This latest volley doesn't lay the blame squarely at the feet of the fansub community (for a change) but acknowledges that the way anime is distributed in R1 is broken.
Anime in Japan is hideously expensive. Fans pay ¥5000 and more for one episode. I remember being aghast that Project A-ko cost nearly $80 in Japan--and it was, in fact, relatively cheap at that price.
The various comments I've seen in the anime blogosphere about this issue discuss a lot of the cost/benefit issues of various distribution schemes, and talk about this and that and the other issue--but only a few people generally seem to get that the problem begins at the source: in Japan.
Anime is a niche market, particularly because it's so freaking expensive. I'm sure that someone who understands marketing a lot better than I do could figure out how to balance cost versus distribution to increase volume and decrease sticker price in a revenue-neutral fashion; but I wonder whether that would be worth the effort--would sales actually increase?
I've mentioned before the things I would do if I was in charge of the world, and one of them was for anime companies to simultaneously release the stuff both here and in Japan. They could hire people to translate the scripts and add "soft" (switchable) English subtitles during the production process.
But the price in Japan would have to be the same as the price here; otherwise Japanese people would buy the R1 disks and save themselves 3/4 of the price of the disks. (I would wager some of that is already happening.) And that won't change.
That's why Princess Mononoke was almost released here in the US without a Japanese language track, without subtitles--because Ghibli was worried that Japanese would import the R1 disks, cutting into their sales. (Fortunately, sanity prevailed, and we don't have to watch the Disney dub version if we don't want to. As good a dub as it is, sometimes you want the original.)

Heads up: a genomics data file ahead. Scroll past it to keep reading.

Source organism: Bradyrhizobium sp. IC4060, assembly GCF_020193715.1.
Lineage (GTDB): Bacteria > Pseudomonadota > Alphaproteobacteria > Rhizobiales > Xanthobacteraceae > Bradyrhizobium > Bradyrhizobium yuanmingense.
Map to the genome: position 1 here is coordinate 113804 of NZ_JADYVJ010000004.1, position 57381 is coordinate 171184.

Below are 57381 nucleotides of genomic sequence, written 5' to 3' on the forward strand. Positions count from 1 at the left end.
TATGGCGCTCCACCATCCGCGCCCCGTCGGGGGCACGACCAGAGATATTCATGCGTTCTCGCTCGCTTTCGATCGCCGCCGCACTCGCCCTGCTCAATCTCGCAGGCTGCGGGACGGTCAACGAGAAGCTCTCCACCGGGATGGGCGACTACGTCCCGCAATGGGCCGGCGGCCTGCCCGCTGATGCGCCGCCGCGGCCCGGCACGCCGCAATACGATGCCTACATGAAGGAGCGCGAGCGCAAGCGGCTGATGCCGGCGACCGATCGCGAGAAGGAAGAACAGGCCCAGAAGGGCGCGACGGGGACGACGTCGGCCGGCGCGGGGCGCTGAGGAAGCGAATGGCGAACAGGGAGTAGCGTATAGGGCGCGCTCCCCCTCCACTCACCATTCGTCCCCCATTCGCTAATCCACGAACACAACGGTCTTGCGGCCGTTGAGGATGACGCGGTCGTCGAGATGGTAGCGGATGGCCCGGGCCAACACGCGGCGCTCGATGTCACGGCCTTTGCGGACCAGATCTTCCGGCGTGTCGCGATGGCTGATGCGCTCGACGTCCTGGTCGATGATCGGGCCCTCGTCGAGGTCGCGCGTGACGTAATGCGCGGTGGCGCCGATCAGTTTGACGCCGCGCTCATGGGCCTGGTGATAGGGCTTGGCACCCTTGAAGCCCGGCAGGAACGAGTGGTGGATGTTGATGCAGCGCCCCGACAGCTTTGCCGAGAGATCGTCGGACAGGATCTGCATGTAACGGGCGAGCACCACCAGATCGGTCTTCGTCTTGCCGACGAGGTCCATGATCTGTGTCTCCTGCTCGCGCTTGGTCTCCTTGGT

Most of my issues with anime have to do with cost and availability, though--and these are issues which the fansub community satisfies quite nicely.
Cost: I bought Gundam W one disk at a time, paying $25 per disk; it ended up being $250 plus more for Endless Waltz. After the release was done, they made a box set of it...and it sold for $150. That taught me to wait until a series had been completely released before buying it, because if they're going to sell box sets for a fraction of the per-disk price, F it--I can wait.
Ranma 1/2 was always annoying that way--Viz charged $30 for a DVD with two episodes on it, when Viz was releasing Pokemon, dub-only, three episodes to a $22 DVD. When a season of Ranma was finished, out came the box set for around $120--about a third of the cost of the entire season on individual disks.
I got to the point of flatly refusing to buy anything that was less than three episodes to a DVD, and I did that reluctantly. That saved me a lot of money in the case of Cardcaptor Sakura. The two box sets, encompassing the entire series, cost me as much as three or four of the individual DVDs would have.
Availability: most of the stuff I like isn't available here, and it isn't likely to be available here for a long time, if ever. How long has Pretty Cure been around? What about the live-action Hana Yori Dango? Will that ever be commercially released here? How about Love GetChu, Umisho, Amaenaideyo!? Anyone?
I thought Kamikaze Kaitou Jeanne had been licensed, yet AnimeSuki still lists it--and they take down torrents of licensed anime, so WTF?
I've been waiting for more Yawara! since 2001. AnimEigo has had the rights to it for at least two years and we might get to buy the first chunk in "early 2008". Screw that; at least fansubbers are prompt most of the time.
"Oh, this is so good it might be licensed, so I'll wait." I'm not going to do that. I'm tired of waiting for anime series. I waited years for Kimagure Orange Road; I've waited years for Yawara!. I waited a long time for Fruits Basket, Marmalade Boy, a host of Studio Ghibli films--and I am sick of waiting for anime to trickle out to the stores.